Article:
IDFA (as it is) makes it possible for digital ad networks to track the behavior of iOS users across a massive ecosystem of websites and mobile apps, and these networks can access individualized data insights that inspire the targeted ads we see in our everyday lives. For brands that use these ad networks to reach their customers, the personalized ads they can serve by leveraging the IDFA translates into more user clicks, higher conversions, and stronger campaign performance. Without IDFA, these ads would be much less personalized and relevant, making this type of advertising less advantageous for both ad networks as well as the marketers who rely on them. Apart from targeting and personalization, the IDFA is used to power the following marketing activities:
- Ad frequency capping
- Ad fraud detection
- Campaign-level measurement
- Marketing attribution
With an expected increase in users who choose not to allow tracking, marketers will now face a large hole for advertising measurement. Brands—and the ad networks and ad publishers (including Facebook and others) they use—that currently rely on such tracking to power large parts of their customer engagement strategy are facing the need to make MAJOR strategic shifts in a short amount of time, especially when some in the industry are predicting that up to 95% of people will opt-out when given the option (via https://www.adexchanger.com/mobile/will-people-actually-opt-in-to-idfa-tracking/).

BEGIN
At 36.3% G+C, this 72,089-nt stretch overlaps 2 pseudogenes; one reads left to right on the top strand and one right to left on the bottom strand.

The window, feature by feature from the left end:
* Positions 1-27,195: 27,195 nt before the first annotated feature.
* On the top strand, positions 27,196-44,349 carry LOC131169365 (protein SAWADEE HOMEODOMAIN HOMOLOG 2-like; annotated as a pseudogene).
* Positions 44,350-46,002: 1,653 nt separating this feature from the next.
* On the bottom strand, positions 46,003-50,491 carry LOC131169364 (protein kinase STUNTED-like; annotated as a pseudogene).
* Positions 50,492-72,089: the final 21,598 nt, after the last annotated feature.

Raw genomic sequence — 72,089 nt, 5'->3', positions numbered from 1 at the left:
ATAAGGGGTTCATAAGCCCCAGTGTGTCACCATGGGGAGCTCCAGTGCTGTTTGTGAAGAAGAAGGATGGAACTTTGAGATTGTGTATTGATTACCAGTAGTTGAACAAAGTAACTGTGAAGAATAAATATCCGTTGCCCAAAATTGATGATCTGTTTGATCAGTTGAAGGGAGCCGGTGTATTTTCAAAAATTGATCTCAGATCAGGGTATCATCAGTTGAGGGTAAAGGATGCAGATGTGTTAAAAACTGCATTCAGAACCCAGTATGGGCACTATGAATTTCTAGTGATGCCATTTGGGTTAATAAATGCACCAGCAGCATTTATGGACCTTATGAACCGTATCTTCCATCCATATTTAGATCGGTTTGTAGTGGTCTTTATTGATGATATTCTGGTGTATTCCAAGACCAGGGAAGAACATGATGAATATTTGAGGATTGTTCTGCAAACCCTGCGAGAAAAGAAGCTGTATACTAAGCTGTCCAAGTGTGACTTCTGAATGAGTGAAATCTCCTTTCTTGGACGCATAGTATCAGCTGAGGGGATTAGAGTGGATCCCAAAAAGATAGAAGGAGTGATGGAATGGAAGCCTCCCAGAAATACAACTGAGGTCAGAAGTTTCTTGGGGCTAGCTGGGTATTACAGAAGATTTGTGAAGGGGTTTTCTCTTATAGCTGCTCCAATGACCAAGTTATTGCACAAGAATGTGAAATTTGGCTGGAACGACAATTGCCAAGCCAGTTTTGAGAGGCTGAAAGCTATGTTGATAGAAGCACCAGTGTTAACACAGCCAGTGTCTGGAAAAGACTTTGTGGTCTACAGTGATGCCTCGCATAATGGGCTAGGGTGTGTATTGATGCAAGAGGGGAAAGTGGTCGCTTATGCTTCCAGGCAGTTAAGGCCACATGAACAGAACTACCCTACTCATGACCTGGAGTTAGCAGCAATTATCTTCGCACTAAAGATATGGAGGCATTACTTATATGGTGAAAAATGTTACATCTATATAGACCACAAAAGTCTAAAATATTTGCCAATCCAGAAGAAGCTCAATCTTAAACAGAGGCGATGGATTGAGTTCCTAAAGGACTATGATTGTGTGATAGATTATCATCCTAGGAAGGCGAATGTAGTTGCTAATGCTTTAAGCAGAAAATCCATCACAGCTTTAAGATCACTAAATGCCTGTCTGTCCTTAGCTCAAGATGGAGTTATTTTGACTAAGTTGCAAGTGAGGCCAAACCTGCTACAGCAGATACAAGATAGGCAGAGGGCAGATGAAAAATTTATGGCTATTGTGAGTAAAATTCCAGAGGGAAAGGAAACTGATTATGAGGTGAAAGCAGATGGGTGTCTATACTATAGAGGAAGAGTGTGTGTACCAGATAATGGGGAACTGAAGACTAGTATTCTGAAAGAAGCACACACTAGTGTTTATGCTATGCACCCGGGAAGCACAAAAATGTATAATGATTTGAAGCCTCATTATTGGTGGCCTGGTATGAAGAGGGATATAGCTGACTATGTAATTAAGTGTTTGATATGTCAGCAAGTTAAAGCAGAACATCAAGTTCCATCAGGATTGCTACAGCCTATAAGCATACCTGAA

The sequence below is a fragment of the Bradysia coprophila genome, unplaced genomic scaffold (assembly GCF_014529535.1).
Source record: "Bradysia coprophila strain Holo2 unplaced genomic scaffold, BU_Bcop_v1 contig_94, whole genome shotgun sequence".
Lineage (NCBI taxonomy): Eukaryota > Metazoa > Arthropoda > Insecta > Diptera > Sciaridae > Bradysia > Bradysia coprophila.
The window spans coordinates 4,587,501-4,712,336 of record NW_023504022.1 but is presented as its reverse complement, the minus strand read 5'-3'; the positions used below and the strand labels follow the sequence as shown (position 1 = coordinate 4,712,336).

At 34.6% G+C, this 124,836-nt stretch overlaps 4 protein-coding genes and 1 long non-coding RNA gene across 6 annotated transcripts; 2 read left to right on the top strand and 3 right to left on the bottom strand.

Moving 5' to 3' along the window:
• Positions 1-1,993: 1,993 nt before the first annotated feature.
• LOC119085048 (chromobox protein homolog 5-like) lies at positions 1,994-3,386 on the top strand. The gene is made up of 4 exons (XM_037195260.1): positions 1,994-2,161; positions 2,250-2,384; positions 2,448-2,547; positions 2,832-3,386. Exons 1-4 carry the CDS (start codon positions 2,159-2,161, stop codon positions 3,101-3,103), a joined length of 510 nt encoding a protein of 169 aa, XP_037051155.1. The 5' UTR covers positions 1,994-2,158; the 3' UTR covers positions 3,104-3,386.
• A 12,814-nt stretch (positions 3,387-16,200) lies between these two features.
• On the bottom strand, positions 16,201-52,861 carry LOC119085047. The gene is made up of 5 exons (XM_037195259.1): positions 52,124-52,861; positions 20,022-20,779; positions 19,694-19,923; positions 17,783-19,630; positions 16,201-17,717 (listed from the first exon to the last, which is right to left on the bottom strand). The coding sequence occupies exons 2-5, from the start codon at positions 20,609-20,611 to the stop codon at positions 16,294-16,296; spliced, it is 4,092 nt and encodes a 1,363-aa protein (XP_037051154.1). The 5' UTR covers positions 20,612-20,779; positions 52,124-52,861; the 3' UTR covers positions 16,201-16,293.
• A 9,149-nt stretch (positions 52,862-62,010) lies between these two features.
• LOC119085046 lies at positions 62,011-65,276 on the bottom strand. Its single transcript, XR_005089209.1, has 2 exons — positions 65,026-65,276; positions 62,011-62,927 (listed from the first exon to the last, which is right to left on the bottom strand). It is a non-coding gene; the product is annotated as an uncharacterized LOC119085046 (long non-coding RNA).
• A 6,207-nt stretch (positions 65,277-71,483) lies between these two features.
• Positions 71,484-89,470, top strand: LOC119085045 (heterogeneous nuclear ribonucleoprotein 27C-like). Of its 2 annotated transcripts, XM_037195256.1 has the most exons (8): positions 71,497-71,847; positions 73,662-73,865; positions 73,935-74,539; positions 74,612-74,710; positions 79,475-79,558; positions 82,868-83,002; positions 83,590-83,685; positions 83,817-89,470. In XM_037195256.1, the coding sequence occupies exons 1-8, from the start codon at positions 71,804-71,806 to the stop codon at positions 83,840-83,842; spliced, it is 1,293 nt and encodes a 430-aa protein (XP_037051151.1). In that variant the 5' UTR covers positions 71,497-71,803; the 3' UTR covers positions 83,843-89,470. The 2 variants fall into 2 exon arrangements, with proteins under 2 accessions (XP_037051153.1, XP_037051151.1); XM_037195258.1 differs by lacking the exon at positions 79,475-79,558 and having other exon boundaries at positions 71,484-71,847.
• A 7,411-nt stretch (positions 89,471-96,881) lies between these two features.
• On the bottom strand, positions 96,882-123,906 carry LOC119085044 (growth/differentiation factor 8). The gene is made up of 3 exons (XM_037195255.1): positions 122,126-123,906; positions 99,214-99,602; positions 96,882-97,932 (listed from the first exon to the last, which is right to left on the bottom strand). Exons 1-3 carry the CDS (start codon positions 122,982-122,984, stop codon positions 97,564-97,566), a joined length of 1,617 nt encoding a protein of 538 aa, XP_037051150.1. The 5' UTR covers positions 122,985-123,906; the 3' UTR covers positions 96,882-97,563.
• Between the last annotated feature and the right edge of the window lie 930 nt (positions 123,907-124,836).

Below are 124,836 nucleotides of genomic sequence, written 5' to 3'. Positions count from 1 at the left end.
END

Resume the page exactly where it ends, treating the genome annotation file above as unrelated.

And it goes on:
This hole in advertising measurement and user tracking is also an issue specifically for Facebook, and Apple and Facebook are at odds over the IDFA change due to the crippling of ad tracking in the external network of Facebook Partners (ads shown outside of the Facebook app). Marketers using Facebook’s extended audiences are going to have problems from an ad tracking/measurement perspective as significant tracking gaps appear once the IDFA change is rolled out (for more on the Apple vs. Facebook feud, click here: https://www.socialmediatoday.com/news/facebook-goes-on-the-offensive-against-apple-over-coming-changes-to-in-app/592314/). However, there may also be a major opportunity for advertisers that use Facebook’s Audience Network—if CPMs substantially (which is very probable due to the lack of tracking), it could represent a major value to advertisers who use non-tracking measurement. Why? Because they will still be able to assess the value of these ads while also paying far lower CPMs. The bottom line: marketers relying on tracking-based measurement will now end up with huge headaches.
What about Apple’s SKAdNetwork?
Apple has created an alternative to IDFA-based tracking with its own SKAdNetwork API. This protocol essentially makes Apple the final word on App install attribution once Apple’s IDFA changes are made live. When a consumer clicks on an ad that takes them to the App Store to download and install an app, the SKAdNetwork will provide basic—but anonymized—data about the campaign back to the Ad Network.
While the SKAdNetwork will provide a linking mechanism for app installs, it will fall short on many other important dimensions: